A419 Blunsdon Bypass, United Kingdom
The A419 trunk road is an important dual carriageway route that links the M4 and M5 motorways. The road passes through Cirencester and Stroud then terminates on the outskirts of Gloucester close to junction 11A with the M5.
The majority of the road had already been improved, but the A419 at Blunsdon was one of the remaining bottlenecks on the route. Before construction work started on this section in September 2006, the A419 section at Blunsdon was limited to a 50mph speed limit. The section is part of an ancient road route and follows the line of the Roman road Ermin Street past the edge of Blunsdon village.
The major difficulties were traffic congestion and delays at the Turnpike Roundabout and at the junction with Lady Lane. The area suffered from poor air quality and high noise levels with the excessive number of stationary vehicles at certain times (parts of the surface are paved in concrete, which contributes to traffic noise).
The £65.5m scheme was designed to remove congestion and provide a fast moving through route. A dual carriageway bypass to the west of Blunsdon is being constructed and at the southern end the Turnpike Roundabout is being replaced by a two-level grade separated junction, which will be signal controlled with a connecting local road. The first junction will be at Turnpike and the other will be close to Lady Lane.
The Lady Lane Junction also includes a new bridge over the bypass (opened in May 2008), which allows access to Blunsdon and Swindon and free flowing traffic on the A419.
The Turnpike Junction maintains access to Cricklade Road and Thamesdown Drive and there will be a dedicated pedestrian/cycle way on the local connecting road.
The project also includes a bridleway bridge at the end of Widhill Lane allowing pedestrians to cross the bypass. At the north end of the bypass, an under-bridge will be installed to provide access to the landfill site and Upper Widhill Farm. As a result of the project, the majority of the existing dual carriageway section will be downgraded.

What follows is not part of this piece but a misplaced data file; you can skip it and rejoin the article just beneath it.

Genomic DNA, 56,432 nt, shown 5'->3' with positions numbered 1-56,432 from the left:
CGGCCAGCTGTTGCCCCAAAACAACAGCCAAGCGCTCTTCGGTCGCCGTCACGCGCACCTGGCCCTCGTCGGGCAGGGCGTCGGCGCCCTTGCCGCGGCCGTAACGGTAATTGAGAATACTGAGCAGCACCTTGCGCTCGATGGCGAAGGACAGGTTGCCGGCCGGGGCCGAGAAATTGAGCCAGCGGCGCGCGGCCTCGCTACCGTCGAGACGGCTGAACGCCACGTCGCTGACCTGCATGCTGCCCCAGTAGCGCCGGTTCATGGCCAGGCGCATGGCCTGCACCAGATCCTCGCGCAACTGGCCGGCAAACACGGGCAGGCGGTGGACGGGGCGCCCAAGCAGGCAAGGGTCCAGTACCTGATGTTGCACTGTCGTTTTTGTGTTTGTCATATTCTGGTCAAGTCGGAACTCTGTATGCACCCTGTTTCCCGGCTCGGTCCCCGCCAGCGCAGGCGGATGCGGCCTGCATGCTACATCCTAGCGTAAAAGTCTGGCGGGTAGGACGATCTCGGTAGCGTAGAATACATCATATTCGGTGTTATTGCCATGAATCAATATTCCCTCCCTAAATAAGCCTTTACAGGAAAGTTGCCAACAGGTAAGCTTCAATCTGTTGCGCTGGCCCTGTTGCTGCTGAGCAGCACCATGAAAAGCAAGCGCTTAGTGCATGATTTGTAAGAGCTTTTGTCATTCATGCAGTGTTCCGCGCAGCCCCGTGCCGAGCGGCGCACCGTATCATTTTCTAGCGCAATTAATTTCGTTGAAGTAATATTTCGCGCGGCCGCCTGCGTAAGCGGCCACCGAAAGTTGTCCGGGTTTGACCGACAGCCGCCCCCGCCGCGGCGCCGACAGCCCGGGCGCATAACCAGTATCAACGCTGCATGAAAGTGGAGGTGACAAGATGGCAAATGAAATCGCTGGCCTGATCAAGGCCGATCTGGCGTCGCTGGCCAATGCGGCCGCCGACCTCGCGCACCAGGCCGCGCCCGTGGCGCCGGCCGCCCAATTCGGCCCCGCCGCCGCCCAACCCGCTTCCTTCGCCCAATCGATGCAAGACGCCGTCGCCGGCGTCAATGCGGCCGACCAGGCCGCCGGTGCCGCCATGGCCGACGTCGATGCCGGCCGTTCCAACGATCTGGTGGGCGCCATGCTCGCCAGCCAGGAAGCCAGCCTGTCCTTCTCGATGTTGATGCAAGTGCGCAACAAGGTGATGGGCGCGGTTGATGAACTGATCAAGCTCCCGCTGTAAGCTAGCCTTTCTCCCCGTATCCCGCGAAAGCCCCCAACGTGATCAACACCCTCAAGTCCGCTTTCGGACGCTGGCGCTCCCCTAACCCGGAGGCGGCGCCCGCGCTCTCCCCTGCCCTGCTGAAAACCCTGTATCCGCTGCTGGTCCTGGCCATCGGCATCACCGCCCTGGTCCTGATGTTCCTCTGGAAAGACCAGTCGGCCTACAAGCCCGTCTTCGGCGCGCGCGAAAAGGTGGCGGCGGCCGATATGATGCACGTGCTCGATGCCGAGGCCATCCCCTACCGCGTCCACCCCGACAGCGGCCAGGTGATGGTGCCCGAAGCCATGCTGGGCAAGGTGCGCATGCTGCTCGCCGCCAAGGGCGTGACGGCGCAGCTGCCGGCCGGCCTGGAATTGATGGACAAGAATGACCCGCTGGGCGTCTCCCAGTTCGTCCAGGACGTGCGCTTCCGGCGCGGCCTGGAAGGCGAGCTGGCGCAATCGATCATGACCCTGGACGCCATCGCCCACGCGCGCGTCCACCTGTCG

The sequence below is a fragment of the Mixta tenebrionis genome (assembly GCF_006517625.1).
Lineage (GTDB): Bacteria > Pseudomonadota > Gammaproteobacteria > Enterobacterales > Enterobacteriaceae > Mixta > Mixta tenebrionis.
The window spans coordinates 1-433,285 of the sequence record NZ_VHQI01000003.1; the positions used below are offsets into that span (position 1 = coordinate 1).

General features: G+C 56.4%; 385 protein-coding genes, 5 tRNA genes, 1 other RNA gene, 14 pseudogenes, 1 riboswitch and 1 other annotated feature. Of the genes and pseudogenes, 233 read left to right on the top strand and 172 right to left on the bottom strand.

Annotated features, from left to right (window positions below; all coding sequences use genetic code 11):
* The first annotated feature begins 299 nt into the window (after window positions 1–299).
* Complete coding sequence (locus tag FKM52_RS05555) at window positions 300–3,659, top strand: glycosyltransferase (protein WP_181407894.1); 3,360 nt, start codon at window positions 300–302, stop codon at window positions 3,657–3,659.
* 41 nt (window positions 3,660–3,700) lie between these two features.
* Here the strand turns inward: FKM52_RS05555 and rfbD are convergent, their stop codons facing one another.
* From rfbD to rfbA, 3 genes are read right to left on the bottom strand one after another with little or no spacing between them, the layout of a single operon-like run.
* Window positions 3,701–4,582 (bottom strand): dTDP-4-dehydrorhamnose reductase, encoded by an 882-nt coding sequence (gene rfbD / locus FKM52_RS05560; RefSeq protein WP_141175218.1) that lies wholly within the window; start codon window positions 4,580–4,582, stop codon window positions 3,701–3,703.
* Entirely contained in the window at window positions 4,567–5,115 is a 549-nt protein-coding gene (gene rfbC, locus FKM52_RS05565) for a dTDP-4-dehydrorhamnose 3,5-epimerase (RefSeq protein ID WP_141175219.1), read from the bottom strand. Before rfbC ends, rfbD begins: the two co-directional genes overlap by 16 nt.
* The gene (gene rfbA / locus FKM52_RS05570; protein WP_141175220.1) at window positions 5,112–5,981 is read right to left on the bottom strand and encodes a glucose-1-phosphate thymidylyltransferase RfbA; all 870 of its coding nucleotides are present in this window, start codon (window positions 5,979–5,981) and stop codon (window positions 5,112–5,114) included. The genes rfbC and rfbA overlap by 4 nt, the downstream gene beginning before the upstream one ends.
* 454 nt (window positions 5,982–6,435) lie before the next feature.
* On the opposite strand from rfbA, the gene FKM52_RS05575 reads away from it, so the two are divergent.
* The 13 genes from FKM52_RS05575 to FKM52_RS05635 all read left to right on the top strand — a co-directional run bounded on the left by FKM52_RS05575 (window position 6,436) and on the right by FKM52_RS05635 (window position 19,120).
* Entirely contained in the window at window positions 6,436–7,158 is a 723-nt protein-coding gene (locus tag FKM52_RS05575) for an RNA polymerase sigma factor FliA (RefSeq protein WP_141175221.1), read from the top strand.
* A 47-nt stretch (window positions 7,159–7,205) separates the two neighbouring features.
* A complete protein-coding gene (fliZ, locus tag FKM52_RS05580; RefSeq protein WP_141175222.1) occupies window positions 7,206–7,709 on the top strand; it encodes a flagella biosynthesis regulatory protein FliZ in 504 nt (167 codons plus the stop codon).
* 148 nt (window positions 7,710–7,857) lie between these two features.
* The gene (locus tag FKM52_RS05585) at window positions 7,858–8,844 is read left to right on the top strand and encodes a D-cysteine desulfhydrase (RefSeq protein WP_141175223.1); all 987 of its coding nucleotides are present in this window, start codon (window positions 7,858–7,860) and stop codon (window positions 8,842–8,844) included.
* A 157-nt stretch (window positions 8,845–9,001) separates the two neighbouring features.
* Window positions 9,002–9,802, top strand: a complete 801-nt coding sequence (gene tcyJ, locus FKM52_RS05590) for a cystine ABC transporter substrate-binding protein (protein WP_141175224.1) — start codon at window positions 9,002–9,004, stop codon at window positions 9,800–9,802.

The 52km A419 (47km dual and 5km single carriageway) is managed and maintained by Road Management Services (Gloucester) Ltd (a consortium of AMEC, Alfred McAlpine, Brown and Root and Dragados) under a design build finance operate concession lasting until 2026 on behalf of the Department of Transport.
A design life of 15 years (year 2023) was used for the junction to arrive at the proposed capacity by testing busy peak traffic hours. According to the assessment, the Lady Lane Junction will experience a maximum queue of eight vehicles on the A419 southbound off slip. The Highworth Road approach to the junction is projected to experience the longest queue with 21 vehicles in two lanes by 2023.
Construction of the bypass began on 18 September 2006 and the project was completed and open to traffic in the winter of 2008-09. A public consultation on the project drew a positive response of 85%. The preferred route for the bypass was announced in April 2002 and in August 2003 the contractors were announced.
Alfred McAlpine (acquired by Carillion plc in February 2008 for £572m) was the general contractor, Mouchel Parkman the designer and Nicholas Pearson Associates the environmental consultant.
The scheme was run under an early contractor involvement scheme. The draft orders and environmental statement were published in March 2005 and a public inquiry was held in November 2005.
By June 2008, traffic was using the northbound carriageway for the first time and a new road layout had been introduced, which has diverted traffic away from Blunsdon and allowed work on the removal of the turnpike roundabout to continue.
On November 15 2008, the new southbound carriageway connecting Turnpike from the Castle Eaton junction was opened for traffic.
A related A419 project in Swindon is the £15m flyover at Commonhead, which is one of the main junctions for southwest Swindon and an additional congestion problem. This flyover was constructed by Alfred McAlpine and opened to traffic in February 2007. The roundabout below the structure caters for a fraction of the previous traffic and its three sets of traffic lights have been decommissioned.
The Highways Agency has constructed two bridges to carry the A419 dual carriageway over the Commonhead junction.